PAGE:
slyD, a host gene required for phi X174 lysis, is related to the FK506-binding protein family of peptidyl-prolyl cis-trans-isomerases.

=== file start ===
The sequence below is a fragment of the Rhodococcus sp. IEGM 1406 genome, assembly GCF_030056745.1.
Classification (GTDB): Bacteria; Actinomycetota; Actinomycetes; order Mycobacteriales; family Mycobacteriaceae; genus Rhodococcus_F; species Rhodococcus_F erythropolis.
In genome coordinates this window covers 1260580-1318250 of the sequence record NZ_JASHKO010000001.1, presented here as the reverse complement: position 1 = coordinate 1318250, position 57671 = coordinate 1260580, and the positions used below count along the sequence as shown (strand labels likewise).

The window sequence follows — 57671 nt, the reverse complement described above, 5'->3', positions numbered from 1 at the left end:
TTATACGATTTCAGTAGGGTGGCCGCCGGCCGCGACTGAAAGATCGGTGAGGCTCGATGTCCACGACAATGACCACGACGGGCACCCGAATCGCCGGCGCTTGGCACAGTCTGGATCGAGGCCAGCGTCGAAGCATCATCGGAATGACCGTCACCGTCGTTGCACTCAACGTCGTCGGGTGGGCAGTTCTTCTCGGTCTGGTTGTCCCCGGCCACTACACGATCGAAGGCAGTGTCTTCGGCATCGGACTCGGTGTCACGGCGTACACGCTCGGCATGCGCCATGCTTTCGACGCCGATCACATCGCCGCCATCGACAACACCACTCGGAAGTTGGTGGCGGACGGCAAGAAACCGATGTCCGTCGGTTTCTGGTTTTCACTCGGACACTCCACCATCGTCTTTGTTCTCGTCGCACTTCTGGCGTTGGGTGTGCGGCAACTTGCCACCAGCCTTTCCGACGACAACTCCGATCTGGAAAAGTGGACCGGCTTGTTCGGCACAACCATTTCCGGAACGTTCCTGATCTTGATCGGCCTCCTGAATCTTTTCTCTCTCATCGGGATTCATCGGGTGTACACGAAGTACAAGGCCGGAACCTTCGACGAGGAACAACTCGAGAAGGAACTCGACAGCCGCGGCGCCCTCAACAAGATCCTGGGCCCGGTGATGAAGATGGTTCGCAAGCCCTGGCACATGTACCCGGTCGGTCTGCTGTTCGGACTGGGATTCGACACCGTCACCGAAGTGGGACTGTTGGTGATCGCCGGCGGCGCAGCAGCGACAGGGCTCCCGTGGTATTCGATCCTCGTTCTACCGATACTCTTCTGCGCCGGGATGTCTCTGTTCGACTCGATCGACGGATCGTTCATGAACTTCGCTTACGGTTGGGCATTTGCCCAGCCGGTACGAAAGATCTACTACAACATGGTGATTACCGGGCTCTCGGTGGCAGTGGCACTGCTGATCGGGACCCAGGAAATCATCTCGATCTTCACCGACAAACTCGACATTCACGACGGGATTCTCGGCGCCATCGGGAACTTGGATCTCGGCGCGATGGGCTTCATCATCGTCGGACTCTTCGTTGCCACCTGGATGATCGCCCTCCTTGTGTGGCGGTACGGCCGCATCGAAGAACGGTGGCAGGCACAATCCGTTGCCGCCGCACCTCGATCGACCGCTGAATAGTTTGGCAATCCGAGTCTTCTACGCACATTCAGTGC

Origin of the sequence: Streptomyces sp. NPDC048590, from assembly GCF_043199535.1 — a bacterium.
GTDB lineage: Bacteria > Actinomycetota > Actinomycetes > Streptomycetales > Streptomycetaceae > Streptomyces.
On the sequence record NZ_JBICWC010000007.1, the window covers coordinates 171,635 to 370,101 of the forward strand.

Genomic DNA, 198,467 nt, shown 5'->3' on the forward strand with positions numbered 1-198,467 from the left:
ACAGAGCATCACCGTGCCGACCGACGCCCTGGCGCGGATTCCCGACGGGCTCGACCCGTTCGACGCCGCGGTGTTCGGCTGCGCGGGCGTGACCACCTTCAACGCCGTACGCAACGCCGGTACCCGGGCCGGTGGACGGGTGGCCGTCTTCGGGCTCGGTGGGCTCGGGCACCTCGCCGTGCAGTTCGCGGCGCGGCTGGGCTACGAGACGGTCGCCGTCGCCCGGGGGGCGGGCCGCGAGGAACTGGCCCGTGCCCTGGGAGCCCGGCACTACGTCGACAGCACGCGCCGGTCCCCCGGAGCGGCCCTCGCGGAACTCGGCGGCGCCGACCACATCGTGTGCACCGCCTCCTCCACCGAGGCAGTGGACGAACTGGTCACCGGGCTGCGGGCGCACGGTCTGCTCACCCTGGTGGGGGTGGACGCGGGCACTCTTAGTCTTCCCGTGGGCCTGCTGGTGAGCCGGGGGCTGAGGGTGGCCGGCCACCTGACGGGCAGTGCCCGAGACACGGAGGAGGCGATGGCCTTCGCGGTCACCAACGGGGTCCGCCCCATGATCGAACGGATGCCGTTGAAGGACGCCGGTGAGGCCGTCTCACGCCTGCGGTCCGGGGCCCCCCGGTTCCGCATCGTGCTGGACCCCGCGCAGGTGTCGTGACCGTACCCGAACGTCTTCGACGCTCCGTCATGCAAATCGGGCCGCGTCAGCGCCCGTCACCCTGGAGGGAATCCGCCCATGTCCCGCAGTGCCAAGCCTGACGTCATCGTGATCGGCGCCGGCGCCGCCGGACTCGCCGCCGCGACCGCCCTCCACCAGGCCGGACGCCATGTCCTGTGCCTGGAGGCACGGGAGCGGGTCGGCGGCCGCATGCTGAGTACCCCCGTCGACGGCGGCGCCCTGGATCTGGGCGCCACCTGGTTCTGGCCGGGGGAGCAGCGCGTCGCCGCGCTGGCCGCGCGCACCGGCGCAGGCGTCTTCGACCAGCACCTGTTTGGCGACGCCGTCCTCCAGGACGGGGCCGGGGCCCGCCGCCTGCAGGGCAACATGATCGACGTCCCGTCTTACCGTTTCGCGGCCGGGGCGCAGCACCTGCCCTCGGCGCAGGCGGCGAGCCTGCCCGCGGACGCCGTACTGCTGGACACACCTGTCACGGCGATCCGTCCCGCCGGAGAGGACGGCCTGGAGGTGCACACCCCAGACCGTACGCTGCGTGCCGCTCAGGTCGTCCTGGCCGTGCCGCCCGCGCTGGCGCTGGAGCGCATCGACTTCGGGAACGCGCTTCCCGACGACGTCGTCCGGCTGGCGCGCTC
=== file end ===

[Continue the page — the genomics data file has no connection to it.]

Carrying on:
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Recessive mutations in the slyD gene were isolated by selecting for survival after induction of the cloned lysis gene E of bacteriophage phi X174 (Maratea, D., Young, K., and Young, R. (1985) Gene (Amst.) 40, 39-46). The slyD1 mutation, transduced into the normal phi X174 host, Escherichia coli C, confers an absolute block on the plaque-forming ability of the wild-type phage, indicating that slyD is required for E function rather than for expression from the plasmid vector. The cloning, sequencing, and deletion analysis of a 1-kilobase pair genomic fragment containing the slyD locus, mapping at 73.5', is reported. Three reading frames, orf72, orf159, and orf196, are contained within this fragment, with the latter two reading frames occupying the same DNA on opposite strands. Deletion analysis shows that the complementing activity is restricted to the orf159/orf196 DNA. Complementation of the SlyD phenotype was observed irrespective of the orientation of the orf159/orf196 DNA with respect to a vector promoter, indicating that a cryptic promoter serves slyD on this fragment. Using site-directed mutagenesis, nonsense mutations were created in each reading frame which were silent in the opposing frame. Both orf196 nonsense alleles failed to complement slyD1, whereas both orf159 nonsense alleles retained complementation, demonstrating rigorously that orf196 is slyD. A segment corresponding to the first 150 residues of the predicted SlyD protein has significant similarity throughout its length to the FKBP family of peptidyl-prolyl cis-trans-isomerases or rotamases. The COOH-terminal 46 codons of slyD encode a remarkable histidine-rich peptide sequence which is at least partly dispensable for slyD function in E-mediated lysis. Overexpression of slyD in E. coli is toxic. These findings are discussed in terms of a model for SlyD involvement in E function and in terms of a model for SlyD involvement of the ubiquitous FKBP rotamases.